Starting on Tuesday 12 January, Amazigh people in Algeria, Tunisia, Morocco, Libya, and parts of Egypt, as well as the diaspora, will celebrate Yennayer, the Amazigh new year.
Dating back to antiquity, the celebration is rooted in North African folktales and legend, and represents the bond between the Imazighen and the land they live upon, as well as the earth’s wealth and generosity. Yennayer is therefore a festival of nature, agrarian life, rebirth and abundance.
In recent times, the celebration of Yennayer has taken on an added significance as a way of keeping the Amazigh cultural identity alive.
The term “Yennayer” is also the name given to the first month of the Amazigh calendar.
When is Yennayer?
The evening preceding Yennayer is an occasion known as “Thabbourth Aseggas” (the door of the year) by the Kabyles of Algeria or “Id Suggas” by Amazigh groups in Morocco. This event falls on 12 January and marks the start of the celebrations in Algeria. The official state holiday of Yennayer in Algeria also coincides with Thabbourth Aseggas on 12 January.
Some Amazigh groups in Morocco and elsewhere start their celebrations on 13 January.
Etymologically, the word “Yennayer” is believed to be a combination of the Amazigh words “Yenn” (One) and “Ayur” (month). An alternative explanation is that the word is a borrowing from the Latin “Ianuarius”, from which the word January in English and “Yanayir” in Arabic are ultimately derived.
The Imazighen agricultural calendar begins on 13 January and is inspired by the Julian calendar, which was dominant in North Africa during the days of Roman domination.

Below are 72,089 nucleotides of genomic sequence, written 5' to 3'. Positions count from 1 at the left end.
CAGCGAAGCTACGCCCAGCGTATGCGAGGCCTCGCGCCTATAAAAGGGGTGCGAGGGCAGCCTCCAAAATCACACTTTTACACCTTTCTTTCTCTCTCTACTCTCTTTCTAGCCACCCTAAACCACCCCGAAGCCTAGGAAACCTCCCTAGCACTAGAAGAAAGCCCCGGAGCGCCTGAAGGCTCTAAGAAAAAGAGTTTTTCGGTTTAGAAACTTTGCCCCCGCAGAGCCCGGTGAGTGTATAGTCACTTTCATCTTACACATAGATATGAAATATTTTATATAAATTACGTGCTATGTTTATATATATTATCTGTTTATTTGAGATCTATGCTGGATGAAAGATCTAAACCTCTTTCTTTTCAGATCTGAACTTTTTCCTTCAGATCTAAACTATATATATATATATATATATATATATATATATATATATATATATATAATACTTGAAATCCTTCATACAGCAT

Yennayer also marks the start of a 20-day-long period known as the “Black Nights”, which represent one of the coldest times of the year.
What is the Amazigh calendar?
The Amazigh calendar started taking on a formal form in the 60s when the Academie Berbere, an Amazigh cultural association based in Paris, decided to start counting Amazigh years from the year 950 BC. The date was chosen to match the pharaoh Shoshenq I’s ascension to the throne of Egypt.
Shoshenq was an Amazigh of Libyan descent, and is one of the most notable Amazigh figures in ancient North African history. For Imazighen, the date therefore symbolises strength and power.
The Amazigh calendar is directly derived from the Julian calendar, which was used in Europe before the Gregorian one. It was used in North Africa to regulate the agricultural seasons.
When was Yennayer first celebrated?
Yennayer celebrations date back to antiquity but an exact date is impossible to determine. Contrary to common belief, Yennayer festivities have nothing to do with the Pharaoh Shoshenq I, and the tradition is believed by the Imazighen to have preceded the monarch.
Several myths and legends have formed to explain the origin of the occasion and one commonly shared folktale involves a stubborn old lady.
In Amazigh tradition, the month of Yennayer is said to have originally had only 30 days.
A tenacious old lady is said to have defied the wrath of winter by taking her goat grazing during the last day of Yennayer, one of the Black Nights.
Offended by the old woman’s insolence, Yennayer borrowed an extra day from Furar (February) and forced an extra cold night on the woman in retribution.